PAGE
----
* *

Hạ turned herself and lay awake because of the distant sounds of the night. The sad memories were like the sound of the wind crossing the forest.

“We stopped halfway through the pass when it was already afternoon. In the brightness of the sunset, the cloud clusters suddenly melted down and the far away tower appeared out of the blue in the middle of the valley of the mountains. The moment happened extremely fast. The sunset and the tower disappeared in the night."

A week later, Ha suddenly received all the letters and memorabilia in years of love returned by Vinh, accompanied by an apology to break up. That was everything. Since then, Vinh kept silence, leaving Ha with the bitterness. He had promised her that after finishing that mission, he would ask for some days off to return Hanoi. The two-family would propose their marriage. There was no reason he quietly left her alone!

Ha tramped to go to Vinh's unit, which stationed in a remote and deserted area. The soldiers there kindly welcomed her with affection and pity. The commander, whose hair had turned foggy, looked at Ha with pity and said: "Just come home. Vinh has discharged. You shouldn't continue seeking him." Ha went to Vinh's hometown. In front of his small house was two magnolia trees. Vinh had brought her to his house once time. However, neighbors said that Vinh's parents had closed the door for almost a year and no one knew where were they. Ha lonely walked along the river bank. The red color of rice flowers was much like flames but the opposite wind numbs into her heart.

Ha had tried to find ways to forget him but she could not. She still saw him through the small picture put on the desk every day. It was the image of a young officer wearing the mossy green military uniform. He had a wide forehead and far-sighted eyes. In Vinh, we could feel something sincere and warm. The light in his soul made everything surrounding him become more beautiful. The days when the miss towards him waved up, Ha wandered all over the streets full of their memories. Once she stopped at a coffee shop in the old quarter. It was rainy and someone had accidentally played the song "The color of a red flower" with a deep earnest male voice: There was a soldier/ on that autumn he left his poor, thatch-roof home/ There was a soldier/ on that spring never came home from there/ His name is engraved into mountain rock/ jungle clouds turn into shadows of sheltering trees/ Afternoon at the border, sky whitened with mountain clouds/ an old mother tires out her eyes looking over there...

Ha burst into tears. She earnestly wanted to return Cam Son, together with the young boy Seng, looking for the stone tower that glowed in the sunlight in the afternoon and descended into the deep and dim valley.


* *

Seng was in the last days of the twelfth grade. The boy cherished his dream to enter the Vietnam Academy of Border Defense Force. On his way to school, he had to pass the stone stele engraved with words of the ancients, to pass the mountain ranges that still could not recover its wounds, and to pass the small house with the woman silently crushing her nostalgia every night in the stone mill.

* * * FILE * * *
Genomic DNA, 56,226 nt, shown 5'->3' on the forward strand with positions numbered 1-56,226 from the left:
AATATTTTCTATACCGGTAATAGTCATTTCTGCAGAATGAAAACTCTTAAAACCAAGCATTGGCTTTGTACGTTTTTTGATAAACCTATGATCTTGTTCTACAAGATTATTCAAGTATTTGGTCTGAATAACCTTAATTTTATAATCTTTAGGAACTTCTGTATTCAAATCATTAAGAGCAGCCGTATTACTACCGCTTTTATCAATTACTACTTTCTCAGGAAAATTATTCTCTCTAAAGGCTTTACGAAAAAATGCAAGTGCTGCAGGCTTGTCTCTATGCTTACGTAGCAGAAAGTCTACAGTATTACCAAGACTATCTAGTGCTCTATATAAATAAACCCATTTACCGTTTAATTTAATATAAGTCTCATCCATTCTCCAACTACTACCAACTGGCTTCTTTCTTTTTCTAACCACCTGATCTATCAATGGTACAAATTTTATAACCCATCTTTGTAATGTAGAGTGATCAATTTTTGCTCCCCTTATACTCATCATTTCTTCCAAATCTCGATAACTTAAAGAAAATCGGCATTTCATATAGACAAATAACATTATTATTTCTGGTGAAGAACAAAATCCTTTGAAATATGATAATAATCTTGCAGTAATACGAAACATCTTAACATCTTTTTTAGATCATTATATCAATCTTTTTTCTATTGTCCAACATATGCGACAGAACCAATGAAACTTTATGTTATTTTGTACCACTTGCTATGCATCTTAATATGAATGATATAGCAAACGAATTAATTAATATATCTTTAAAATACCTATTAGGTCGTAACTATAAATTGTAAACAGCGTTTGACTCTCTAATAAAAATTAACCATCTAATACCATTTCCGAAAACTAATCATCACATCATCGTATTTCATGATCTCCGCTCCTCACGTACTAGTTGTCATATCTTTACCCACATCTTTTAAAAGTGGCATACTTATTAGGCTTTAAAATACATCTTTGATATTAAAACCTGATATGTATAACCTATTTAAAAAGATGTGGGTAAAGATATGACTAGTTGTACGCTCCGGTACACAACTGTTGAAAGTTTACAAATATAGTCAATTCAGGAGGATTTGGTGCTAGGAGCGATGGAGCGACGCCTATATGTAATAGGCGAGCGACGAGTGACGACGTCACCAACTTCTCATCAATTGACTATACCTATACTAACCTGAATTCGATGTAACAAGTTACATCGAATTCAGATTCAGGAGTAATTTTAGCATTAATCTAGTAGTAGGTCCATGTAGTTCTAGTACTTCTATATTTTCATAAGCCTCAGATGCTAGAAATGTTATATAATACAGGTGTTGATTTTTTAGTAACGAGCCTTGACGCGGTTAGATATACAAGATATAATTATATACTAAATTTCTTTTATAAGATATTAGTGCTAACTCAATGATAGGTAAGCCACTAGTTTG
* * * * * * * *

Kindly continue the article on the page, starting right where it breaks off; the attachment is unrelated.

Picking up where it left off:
Ha still stopped in Cam Son.

One afternoon when Mrs. Lung came back from the field, she was stunned to see Ha standing still beside the heavy mill. Her thin, dry hand was placed on the lever, tears streaming down her eyes. In the mortar, the stones were lying silently.

She held Ha's hand tightly and startled:

- My dear girl, you are still too young.

Ha leaned her head to Lung's shoulder, crying loudly:

- I can't forget him.

Mrs. Lung stayed awake all night listening to the rolling peal echoing from the mountains. The next morning, she went to Dong Dang fortress, where the weeds and thorns had grown around the gate of the tunnel that was once collapsed by the enemy, on her own. Farmers working nearby often told that in the late afternoons, they could hear the noise from underneath the bunker to echo on and then stop. There were hundreds of souls gathered in it and never disappeared.

Mrs. Lung brought back two packages of black soil which had been ragged by the wind and the rain. She buried them on the hill behind the house and made two small graves. The incense sticks flickered in the afternoon. Her tears have dried up after decades of waiting in weariness. Returning the small house with a draw of the sunset in the valley, Ha was so surprised to see that the mill had disappeared.

- You do not need this mill anymore?

- I let it go to make a room to store anise flowers.

Ha tumultuously realized that it was May then. The anise forests on the mountain slope started to radiate the fragrance. The more area the soldiers cleared mines, the greener the anise and cardamom forests became. Mrs. Lung dried anise flowers in the sunlit backyard. The gentle fragrance spreading all the small house, so Ha could sleep better.

Ha came back to the city on a June day, carrying a painting of a dazzling stone tower in the sunset in the mountainous valley. Vinh had seen this tower before the harsh fate of his life made him unwillingly take another turn.

Seng saw her off at Dong Dang station. The horn of the train howled in each long beat. Ha turned her head to look at Seng: Do you have anything to hide me?

Seng kept silence. He looked out into the distant mountain range and told himself to keep the promise he had.

That afternoon, the boy found a way to a small house hidden deep in the forest where a wounded soldier lived silently with his elderly parents and his wooden crutches. He was devastated nearly the whole body due to an explosion during a mine clearance on the height of 803.

- She’s gone, hasn’t she?

Seng nodded choked.

Vĩnh không nói gì, ngoài xa kia ngọn tháp đá sáng rực lên trong chiều biên giới.

Vinh said nothing while in a far distance, the stone tower glowed in the bordering afternoon.


Translated by LE HOA